Due to the supposedly high education level of my school, my (non-honors) precalculus class is mostly full of kids who don't care about their education. As a result, I get to sit in class and invent my own language (or flirt, of course). I aced the last quiz without a calculator and couldn't figure out why we were allowed to use them. Apparently some kids were afraid of taking a trig quiz without a calculator. In my old school, precaluclus was full of kids who were intent on getting good grades.

    Right now my least favorite class is english. It started off good, but the teacher doesn't seem to like me since I turned an essay in late. I had a legitimate reason, but I went about it badly, so it really was my fault. The part that upset me was the lecture she gave me about responsibility. I never had one before, but now I know how easy it is to tune someone out entirely!

    My history class is just great. The teacher has actually lived life and can teach from experience. He also has high standards and is, well, REAL. He actually trusts his students (as long as they give him no reason not to) and talks realistically, so few students try to "beat the system" in his class.

    Tests are laughable, but at least my short-term memory works well. My history teacher has found a partial solution, though. He has a test of important dates four times a year. The first time we know the day of the test, the second time the week, the third time the month, and the fourth time could be anytime during the quarter.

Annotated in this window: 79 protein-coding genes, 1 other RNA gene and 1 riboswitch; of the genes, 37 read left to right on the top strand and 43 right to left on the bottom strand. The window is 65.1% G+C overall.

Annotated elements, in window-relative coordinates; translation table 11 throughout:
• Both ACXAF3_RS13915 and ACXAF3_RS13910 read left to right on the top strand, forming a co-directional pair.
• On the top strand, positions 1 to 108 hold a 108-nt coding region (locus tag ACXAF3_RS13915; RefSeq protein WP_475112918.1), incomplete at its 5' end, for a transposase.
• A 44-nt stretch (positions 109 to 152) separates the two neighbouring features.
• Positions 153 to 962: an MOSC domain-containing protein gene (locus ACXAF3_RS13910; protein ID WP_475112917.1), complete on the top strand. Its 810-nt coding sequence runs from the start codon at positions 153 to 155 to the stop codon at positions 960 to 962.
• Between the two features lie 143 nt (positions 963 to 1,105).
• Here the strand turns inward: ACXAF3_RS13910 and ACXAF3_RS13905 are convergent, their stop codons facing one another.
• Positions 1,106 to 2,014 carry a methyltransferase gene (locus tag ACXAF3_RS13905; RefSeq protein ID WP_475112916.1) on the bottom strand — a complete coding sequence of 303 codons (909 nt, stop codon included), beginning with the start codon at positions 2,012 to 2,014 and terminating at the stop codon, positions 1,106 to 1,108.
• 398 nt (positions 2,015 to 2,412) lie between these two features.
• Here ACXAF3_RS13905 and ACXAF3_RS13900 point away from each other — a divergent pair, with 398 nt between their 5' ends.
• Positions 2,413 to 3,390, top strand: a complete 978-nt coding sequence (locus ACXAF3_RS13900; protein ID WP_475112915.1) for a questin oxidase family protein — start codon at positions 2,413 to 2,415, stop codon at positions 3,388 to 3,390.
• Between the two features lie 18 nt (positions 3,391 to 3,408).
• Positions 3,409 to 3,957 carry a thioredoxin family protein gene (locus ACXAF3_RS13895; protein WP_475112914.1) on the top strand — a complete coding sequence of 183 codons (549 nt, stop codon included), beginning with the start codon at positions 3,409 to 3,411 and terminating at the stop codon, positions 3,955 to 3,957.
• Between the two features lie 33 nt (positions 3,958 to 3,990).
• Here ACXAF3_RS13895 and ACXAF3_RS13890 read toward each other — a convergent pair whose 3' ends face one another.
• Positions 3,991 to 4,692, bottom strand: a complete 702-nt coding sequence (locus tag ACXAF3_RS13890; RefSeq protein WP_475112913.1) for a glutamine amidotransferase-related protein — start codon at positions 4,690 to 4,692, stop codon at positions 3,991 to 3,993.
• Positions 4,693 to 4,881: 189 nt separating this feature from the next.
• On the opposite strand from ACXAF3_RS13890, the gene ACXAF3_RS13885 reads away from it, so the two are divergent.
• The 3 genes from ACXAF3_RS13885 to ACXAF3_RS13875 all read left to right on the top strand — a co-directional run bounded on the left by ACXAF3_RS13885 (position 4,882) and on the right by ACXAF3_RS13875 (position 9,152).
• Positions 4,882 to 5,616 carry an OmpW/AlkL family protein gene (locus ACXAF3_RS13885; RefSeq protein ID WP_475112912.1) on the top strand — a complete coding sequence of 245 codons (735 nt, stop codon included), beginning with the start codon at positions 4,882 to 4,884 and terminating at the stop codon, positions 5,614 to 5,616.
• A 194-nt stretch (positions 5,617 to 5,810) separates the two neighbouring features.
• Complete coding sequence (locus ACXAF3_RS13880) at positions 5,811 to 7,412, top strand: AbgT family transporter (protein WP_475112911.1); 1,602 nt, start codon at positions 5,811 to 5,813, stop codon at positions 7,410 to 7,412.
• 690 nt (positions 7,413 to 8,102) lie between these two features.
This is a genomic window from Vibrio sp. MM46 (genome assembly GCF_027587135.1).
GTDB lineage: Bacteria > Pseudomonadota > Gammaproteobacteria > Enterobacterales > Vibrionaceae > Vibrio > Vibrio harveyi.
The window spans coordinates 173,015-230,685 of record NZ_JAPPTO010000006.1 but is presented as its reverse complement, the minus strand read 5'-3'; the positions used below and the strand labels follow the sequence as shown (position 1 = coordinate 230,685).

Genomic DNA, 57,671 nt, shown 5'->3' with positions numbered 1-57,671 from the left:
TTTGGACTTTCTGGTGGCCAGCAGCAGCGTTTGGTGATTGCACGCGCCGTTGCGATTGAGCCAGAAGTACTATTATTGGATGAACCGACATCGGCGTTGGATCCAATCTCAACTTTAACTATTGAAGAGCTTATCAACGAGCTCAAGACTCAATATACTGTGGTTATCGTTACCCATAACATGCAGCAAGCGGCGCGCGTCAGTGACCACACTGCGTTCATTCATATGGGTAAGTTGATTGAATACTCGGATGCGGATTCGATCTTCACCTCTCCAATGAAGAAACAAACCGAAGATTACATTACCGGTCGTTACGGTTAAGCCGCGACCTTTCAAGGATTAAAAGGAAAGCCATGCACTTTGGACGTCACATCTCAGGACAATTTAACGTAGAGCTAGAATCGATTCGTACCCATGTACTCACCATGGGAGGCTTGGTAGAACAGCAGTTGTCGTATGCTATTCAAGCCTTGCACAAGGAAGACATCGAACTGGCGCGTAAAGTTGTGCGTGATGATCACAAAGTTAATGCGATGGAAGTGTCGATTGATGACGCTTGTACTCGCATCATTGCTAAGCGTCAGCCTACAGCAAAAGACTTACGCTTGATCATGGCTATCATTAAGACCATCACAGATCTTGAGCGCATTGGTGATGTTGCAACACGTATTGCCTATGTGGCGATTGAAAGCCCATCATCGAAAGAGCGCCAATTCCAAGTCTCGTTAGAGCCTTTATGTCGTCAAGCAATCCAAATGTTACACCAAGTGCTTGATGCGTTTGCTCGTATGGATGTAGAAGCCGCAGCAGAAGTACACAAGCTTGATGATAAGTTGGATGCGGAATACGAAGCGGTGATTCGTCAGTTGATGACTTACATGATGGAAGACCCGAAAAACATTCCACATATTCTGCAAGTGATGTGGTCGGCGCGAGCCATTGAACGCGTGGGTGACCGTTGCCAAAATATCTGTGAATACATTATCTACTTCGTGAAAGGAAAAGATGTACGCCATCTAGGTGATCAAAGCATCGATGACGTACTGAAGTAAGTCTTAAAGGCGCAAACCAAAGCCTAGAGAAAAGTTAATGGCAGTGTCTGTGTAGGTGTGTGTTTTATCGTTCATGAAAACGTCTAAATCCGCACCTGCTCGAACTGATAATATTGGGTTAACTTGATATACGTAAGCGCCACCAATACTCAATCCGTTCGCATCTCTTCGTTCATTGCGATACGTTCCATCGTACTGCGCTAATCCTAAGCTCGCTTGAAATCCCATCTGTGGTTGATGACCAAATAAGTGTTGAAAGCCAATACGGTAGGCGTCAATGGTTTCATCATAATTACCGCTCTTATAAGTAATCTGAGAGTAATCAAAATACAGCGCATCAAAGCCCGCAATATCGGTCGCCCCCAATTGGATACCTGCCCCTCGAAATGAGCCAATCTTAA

I barely remember school before 5th grade. Most of what I remember is having no friends the vast majority of the time. That and getting in trouble because someone else did something, but them getting off the hook.

    Anyway, (public) school sucks. The least-common-denominator determines far too much. I'll be free in less than two years and I think I can make it. I just need to stop lurking* and posting on PF and do my homework is all...

    *Is it considered lurking if I read a thread but don't post on it, but post in other threads?
  21. Oct 31, 2005 #20
    I went to a great preschool for three years (still know my teacher), a public elementary school for three years, and a private high-school for one semester. I've been home-schooling for roughly eight and a half years and have about eight more months to go till I finish my high-school education. Then I go to college.

    Even though I went to public school for only a few years, and it was only elementary school, I've still got my opinions.

    I think it's all about the kids and the kinds of teachers they need. You've got the obnoxious, loud, fidgity kids who need more reccess and more one-on-one time with a fun, but strict teacher. Then you've got little kids like me who need someone relaxed, kind, and encouraging. The easy on the ears type.

    I loved first and second grade. The teachers were so nice, so patient... But second grade? Good grief, I remember locking my mom out of the car one morning at school because I didn't want to go to class. I sat in the backseat, crying. My mom had to get the principal. The two of them managed to convince me to unlock the door and leave the car. I hated my second grade teacher so much... She was so mean and loud, the exact opposite of what I needed. No schooling year of my life was less fun than that. They should've fired her ages ago!

    ... Phew, I feel better.:biggrin: